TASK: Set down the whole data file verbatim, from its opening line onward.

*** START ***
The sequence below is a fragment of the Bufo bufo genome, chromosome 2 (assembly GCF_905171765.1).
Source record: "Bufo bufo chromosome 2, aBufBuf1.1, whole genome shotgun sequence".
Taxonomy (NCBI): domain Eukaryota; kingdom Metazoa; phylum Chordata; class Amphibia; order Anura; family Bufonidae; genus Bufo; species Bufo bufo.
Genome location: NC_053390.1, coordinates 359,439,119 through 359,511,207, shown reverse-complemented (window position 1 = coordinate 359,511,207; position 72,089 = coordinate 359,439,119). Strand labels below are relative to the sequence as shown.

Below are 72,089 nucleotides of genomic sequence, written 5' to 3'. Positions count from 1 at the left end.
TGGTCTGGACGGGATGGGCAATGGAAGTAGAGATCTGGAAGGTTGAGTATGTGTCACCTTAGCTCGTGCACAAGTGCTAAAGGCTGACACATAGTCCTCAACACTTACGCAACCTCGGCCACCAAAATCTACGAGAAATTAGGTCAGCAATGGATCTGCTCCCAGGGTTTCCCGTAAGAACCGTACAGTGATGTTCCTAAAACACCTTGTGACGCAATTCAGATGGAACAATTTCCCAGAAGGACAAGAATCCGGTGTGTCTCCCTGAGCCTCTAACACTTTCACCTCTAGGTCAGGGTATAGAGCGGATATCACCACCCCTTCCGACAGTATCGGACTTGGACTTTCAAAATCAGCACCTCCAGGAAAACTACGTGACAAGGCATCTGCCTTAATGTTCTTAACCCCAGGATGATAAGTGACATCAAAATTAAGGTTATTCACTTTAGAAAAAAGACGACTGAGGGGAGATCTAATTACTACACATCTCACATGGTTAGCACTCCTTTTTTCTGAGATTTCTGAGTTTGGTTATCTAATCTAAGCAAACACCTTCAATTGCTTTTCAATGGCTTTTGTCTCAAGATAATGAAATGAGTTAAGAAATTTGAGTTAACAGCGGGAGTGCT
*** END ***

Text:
The sequence below is a fragment of the Bufo bufo genome, chromosome 2 (assembly GCF_905171765.1).
Source record: "Bufo bufo chromosome 2, aBufBuf1.1, whole genome shotgun sequence".
Taxonomy (NCBI): domain Eukaryota; kingdom Metazoa; phylum Chordata; class Amphibia; order Anura; family Bufonidae; genus Bufo; species Bufo bufo.
Genome location: NC_053390.1, coordinates 359,439,119 through 359,511,207, shown reverse-complemented (window position 1 = coordinate 359,511,207; position 72,089 = coordinate 359,439,119). Strand labels below are relative to the sequence as shown.

Below are 72,089 nucleotides of genomic sequence, written 5' to 3'. Positions count from 1 at the left end.
TGGTCTGGACGGGATGGGCAATGGAAGTAGAGATCTGGAAGGTTGAGTATGTGTCACCTTAGCTCGTGCACAAGTGCTAAAGGCTGACACATAGTCCTCAACACTTACGCAACCTCGGCCACCAAAATCTACGAGAAATTAGGTCAGCAATGGATCTGCTCCCAGGGTTTCCCGTAAGAACCGTACAGTGATGTTCCTAAAACACCTTGTGACGCAATTCAGATGGAACAATTTCCCAGAAGGACAAGAATCCGGTGTGTCTCCCTGAGCCTCTAACACTTTCACCTCTAGGTCAGGGTATAGAGCGGATATCACCACCCCTTCCGACAGTATCGGACTTGGACTTTCAAAATCAGCACCTCCAGGAAAACTACGTGACAAGGCATCTGCCTTAATGTTCTTAACCCCAGGATGATAAGTGACATCAAAATTAAGGTTATTCACTTTAGAAAAAAGACGACTGAGGGGAGATCTAATTACTACACATCTCACATGGTTAGCACTCCTTTTTTCTGAGATTTCTGAGTTTGGTTATCTAATCTAAGCAAACACCTTCAATTGCTTTTCAATGGCTTTTGTCTCAAGATAATGAAATGAGTTAAGAAATTTGAGTTAACAGCGGGAGTGCT